- From Proletaripedia, the People's Encyclopedia!
A "Red Guard restaurant" in Neo-Manila. (2002)
Due to a multiethnic and diverse culinary tradition, Pan-Asiatic States does not have a single de facto national dish. The average Asian, most especially those who subscribe to a particular religious view that prohibits it, does not commonly smoke nor drink alcoholic beverages whilst fiber containing foods such as grain and vegetable mainly compose the Asian diet. More than 12% of Asians practice veganism or vegetarianism whilst other people, most notably, the ethnic traditionalist Chinese, practice vegetarianism several days per month and once per full month in 4th and 7th month of Chinese Lunar Calendar.
As a predominantly ethnic East Asian nation, the Pan-Asiatic States has many dishes with noodles (wheat and/or rice-based) and rice. Culinary tradition in the Pan-Asiatic States is subdivided by several different functions for a variety of people, such as:
Food & eating is a way to develop interpersonal relationship like grab a quick coffee in the west. Asian people usually treat others with meals in order to make new friends or enhance established relationships. Dimsum is usually consumed during morning meetings known as "morning tea" or "yum cha" in Cantonese. During morning tea, a congregation of acquaintances usually talk about business, life, daily happenings, gossip, and exchange new information whilst enjoying morning tea together.
Tea in the Pan-Asiatic States is also separated by processing and origin, varying from green tea, white tea, yellow tea, wulong (Oolong) tea, red tea, and black tea, among many other variants, due to the different levels of fermentation/conditioning post-harvest. Besides those variants, flower tea and liang cha (herbal tea to cool down internal body heat) is also popular. Nowadays tea is much more derivative, drinks such as bubble tea & thai tea are popular.
Besides morning tea, a simple breakfast, predominantly in cities, will usually be composed of pastries such as a chinese doughnut (youtiao), and drinks such as soymilk (doujiang). In rural area, mothers will cook simple dish for their husband & kids before they leave for school & work.
Coming back from travelling abroad, Asians, most especially those from previously-impoverished and newly-developed regions such as the Pacific Islands and Indochina, usually bring special delicacies from the new areas they recently became acquainted to as a gift to relatives or business partners. Fruit baskets, usually brought by Asians in visiting older relatives, visiting relatives in the hospital, or visiting future parents in law, are also in the norm.
Different foods convey different meanings among the eaters and indicate the closeness of the relationship.
In Asian culture, service of expensive and rare foods usually shows the respect to the guests. A formal dinner includes 8–10 hot dishes served with soup and fruits usually held by companies executives while meeting with their respective clients or principals (suppliers/ licenser). Close friends or colleagues usually go to food stalls for dining and drinking. Eating a lunch box together is a normal work relationship.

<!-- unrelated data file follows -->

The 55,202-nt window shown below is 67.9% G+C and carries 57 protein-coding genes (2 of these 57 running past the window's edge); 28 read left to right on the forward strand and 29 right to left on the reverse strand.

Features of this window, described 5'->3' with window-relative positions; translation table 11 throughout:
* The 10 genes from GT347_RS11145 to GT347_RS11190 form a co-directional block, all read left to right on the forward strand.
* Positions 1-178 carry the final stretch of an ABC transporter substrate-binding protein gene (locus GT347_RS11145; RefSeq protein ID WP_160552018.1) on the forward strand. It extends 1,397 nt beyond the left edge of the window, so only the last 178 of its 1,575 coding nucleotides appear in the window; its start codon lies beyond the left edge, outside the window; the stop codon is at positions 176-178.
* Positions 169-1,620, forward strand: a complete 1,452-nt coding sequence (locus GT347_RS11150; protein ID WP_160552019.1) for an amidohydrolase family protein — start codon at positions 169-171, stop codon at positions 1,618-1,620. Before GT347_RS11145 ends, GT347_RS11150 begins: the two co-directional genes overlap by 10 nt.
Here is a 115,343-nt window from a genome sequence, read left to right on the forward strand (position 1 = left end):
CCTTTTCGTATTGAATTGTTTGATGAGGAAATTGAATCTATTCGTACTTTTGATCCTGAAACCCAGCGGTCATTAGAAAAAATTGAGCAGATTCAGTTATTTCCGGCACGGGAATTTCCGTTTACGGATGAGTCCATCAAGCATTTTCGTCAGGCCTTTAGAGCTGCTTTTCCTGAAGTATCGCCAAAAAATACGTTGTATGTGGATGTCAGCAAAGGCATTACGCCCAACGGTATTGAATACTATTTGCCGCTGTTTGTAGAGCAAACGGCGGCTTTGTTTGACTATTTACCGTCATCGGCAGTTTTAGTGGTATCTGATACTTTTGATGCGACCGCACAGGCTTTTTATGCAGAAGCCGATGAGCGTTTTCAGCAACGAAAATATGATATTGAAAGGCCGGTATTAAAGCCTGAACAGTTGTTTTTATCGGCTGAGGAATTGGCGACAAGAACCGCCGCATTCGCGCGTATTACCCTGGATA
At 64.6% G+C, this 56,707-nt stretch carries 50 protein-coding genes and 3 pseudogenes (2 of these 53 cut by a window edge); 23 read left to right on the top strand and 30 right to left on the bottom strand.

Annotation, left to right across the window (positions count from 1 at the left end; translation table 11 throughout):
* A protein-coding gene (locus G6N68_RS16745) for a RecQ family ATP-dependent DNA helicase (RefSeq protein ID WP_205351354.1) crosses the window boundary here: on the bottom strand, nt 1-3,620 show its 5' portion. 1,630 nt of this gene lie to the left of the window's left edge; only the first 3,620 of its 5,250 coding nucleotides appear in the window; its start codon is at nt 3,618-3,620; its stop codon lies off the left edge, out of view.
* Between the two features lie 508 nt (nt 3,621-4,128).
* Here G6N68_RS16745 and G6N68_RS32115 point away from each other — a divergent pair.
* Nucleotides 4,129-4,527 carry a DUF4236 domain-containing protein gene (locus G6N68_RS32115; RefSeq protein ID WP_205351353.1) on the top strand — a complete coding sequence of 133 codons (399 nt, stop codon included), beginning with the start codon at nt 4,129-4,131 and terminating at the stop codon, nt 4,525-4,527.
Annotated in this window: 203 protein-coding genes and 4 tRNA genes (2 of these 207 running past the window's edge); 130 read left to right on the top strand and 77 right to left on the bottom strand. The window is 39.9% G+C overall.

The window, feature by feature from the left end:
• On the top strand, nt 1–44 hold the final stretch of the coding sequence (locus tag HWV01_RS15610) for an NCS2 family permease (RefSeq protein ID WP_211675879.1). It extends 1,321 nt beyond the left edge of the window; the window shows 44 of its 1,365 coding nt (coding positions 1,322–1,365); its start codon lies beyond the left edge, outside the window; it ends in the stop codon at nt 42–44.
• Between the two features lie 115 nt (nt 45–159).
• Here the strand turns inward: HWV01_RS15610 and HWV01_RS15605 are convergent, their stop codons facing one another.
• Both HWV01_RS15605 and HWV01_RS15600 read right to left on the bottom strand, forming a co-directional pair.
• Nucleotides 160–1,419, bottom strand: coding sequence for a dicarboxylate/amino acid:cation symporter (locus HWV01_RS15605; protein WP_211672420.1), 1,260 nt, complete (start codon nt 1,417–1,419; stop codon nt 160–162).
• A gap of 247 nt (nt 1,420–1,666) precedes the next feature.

To consolidate inter-Asiatic traditions
The Pan-Asiatic States compose a number of Indochinese races, usually living together in the diaspora, including a significany number of Vietnamese and Siamese peoples, along others with ancient ancestries & cultural traditions.
Banh Mi is popular lunch not only in Vietnamese circles but also for Asian citizens for general, yet other Vietnamese dishes are not as dominant since they hold much similarity with other ethnic Han dishes, for example spring rolls, known in both cultures.
Thai Tom Yum and Tom Kha Gai is also very popular in the Pan-Asiatic States, especially with youngsters seeking different experiences from their home dishes.
To celebrate culturally-significant events and to invoke goodwill
Asians eat specialized foods to celebrate important events or festivals, i.e specific foods will be served for specific social events in the Pan-Asiatic States, for example, rice dumplings (rouzong) for the Dragon Boat Festival, moon cakes for the Mid-autumn Festival, and nian gao for the Spring Festival. Certain foods also have symbolic significance like the longevity fruit, for longevity of life; oranges and chestnuts for luck; rice cakes for the acquisition of a promotion or for career advancement in general; and seaweed for prosperity - just to name a few.
To invoke reward or punishment
Asians traditionally impose food as reward of punishment, although it has become rare in contemporary practice. Asian prisoners (people on rehabilitation by court order in specific re-education facilities) traditionally practice 齋 (Zhai), meaning to not eat anything after noon, until the risen sun of the next morning. Another term is 日中一食, meaning to serve only one meal per day. Nowadays, a detainee could choose to practice 齋 (Zhai) or the normal three meals per day, but the food is kept vegetarian mostly with very bland or minimal taste while keeping sufficient nutrition for detainee. Prison food is cooked without garlic, shallot, asafoetida, mountain leek and Allium chinense. Prison food is served in three bowls, a big bowl of grain-based dish such as rice, noodles or congee, a regular bowl of protein dish which is often some form of bland tofu soup, and a third and smallest bowl is a vegetable dish or a salad.